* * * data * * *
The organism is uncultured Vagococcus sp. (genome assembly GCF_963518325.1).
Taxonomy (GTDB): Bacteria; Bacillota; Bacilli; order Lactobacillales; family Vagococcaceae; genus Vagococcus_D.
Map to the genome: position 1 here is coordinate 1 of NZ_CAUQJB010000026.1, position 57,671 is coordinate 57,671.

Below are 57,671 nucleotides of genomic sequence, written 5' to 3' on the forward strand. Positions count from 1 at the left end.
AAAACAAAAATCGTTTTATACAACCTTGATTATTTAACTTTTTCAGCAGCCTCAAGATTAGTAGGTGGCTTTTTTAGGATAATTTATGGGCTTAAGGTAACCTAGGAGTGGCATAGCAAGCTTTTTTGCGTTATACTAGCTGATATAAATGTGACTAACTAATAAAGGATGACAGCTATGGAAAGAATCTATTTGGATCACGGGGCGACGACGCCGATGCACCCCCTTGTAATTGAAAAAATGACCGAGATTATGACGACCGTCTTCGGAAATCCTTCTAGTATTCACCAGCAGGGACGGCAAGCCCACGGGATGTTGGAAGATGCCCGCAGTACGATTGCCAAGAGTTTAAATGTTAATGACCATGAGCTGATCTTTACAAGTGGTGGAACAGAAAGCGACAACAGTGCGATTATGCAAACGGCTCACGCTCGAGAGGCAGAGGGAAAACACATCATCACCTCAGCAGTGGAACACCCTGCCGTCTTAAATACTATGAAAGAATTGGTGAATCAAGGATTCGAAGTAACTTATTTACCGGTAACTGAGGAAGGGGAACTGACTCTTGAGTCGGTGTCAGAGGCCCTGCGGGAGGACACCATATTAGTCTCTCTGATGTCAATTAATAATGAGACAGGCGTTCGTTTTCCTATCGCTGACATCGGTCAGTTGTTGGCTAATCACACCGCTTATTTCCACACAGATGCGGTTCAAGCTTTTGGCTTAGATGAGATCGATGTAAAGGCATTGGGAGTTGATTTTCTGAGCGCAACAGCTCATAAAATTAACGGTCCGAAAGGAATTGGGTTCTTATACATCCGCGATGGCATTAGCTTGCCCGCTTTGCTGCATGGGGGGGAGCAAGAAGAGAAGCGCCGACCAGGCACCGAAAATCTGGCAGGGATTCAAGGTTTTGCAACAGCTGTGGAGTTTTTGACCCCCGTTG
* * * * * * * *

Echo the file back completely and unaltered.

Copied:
The organism is uncultured Vagococcus sp. (genome assembly GCF_963518325.1).
Taxonomy (GTDB): Bacteria; Bacillota; Bacilli; order Lactobacillales; family Vagococcaceae; genus Vagococcus_D.
Map to the genome: position 1 here is coordinate 1 of NZ_CAUQJB010000026.1, position 57,671 is coordinate 57,671.

Below are 57,671 nucleotides of genomic sequence, written 5' to 3' on the forward strand. Positions count from 1 at the left end.
AAAACAAAAATCGTTTTATACAACCTTGATTATTTAACTTTTTCAGCAGCCTCAAGATTAGTAGGTGGCTTTTTTAGGATAATTTATGGGCTTAAGGTAACCTAGGAGTGGCATAGCAAGCTTTTTTGCGTTATACTAGCTGATATAAATGTGACTAACTAATAAAGGATGACAGCTATGGAAAGAATCTATTTGGATCACGGGGCGACGACGCCGATGCACCCCCTTGTAATTGAAAAAATGACCGAGATTATGACGACCGTCTTCGGAAATCCTTCTAGTATTCACCAGCAGGGACGGCAAGCCCACGGGATGTTGGAAGATGCCCGCAGTACGATTGCCAAGAGTTTAAATGTTAATGACCATGAGCTGATCTTTACAAGTGGTGGAACAGAAAGCGACAACAGTGCGATTATGCAAACGGCTCACGCTCGAGAGGCAGAGGGAAAACACATCATCACCTCAGCAGTGGAACACCCTGCCGTCTTAAATACTATGAAAGAATTGGTGAATCAAGGATTCGAAGTAACTTATTTACCGGTAACTGAGGAAGGGGAACTGACTCTTGAGTCGGTGTCAGAGGCCCTGCGGGAGGACACCATATTAGTCTCTCTGATGTCAATTAATAATGAGACAGGCGTTCGTTTTCCTATCGCTGACATCGGTCAGTTGTTGGCTAATCACACCGCTTATTTCCACACAGATGCGGTTCAAGCTTTTGGCTTAGATGAGATCGATGTAAAGGCATTGGGAGTTGATTTTCTGAGCGCAACAGCTCATAAAATTAACGGTCCGAAAGGAATTGGGTTCTTATACATCCGCGATGGCATTAGCTTGCCCGCTTTGCTGCATGGGGGGGAGCAAGAAGAGAAGCGCCGACCAGGCACCGAAAATCTGGCAGGGATTCAAGGTTTTGCAACAGCTGTGGAGTTTTTGACCCCCGTTG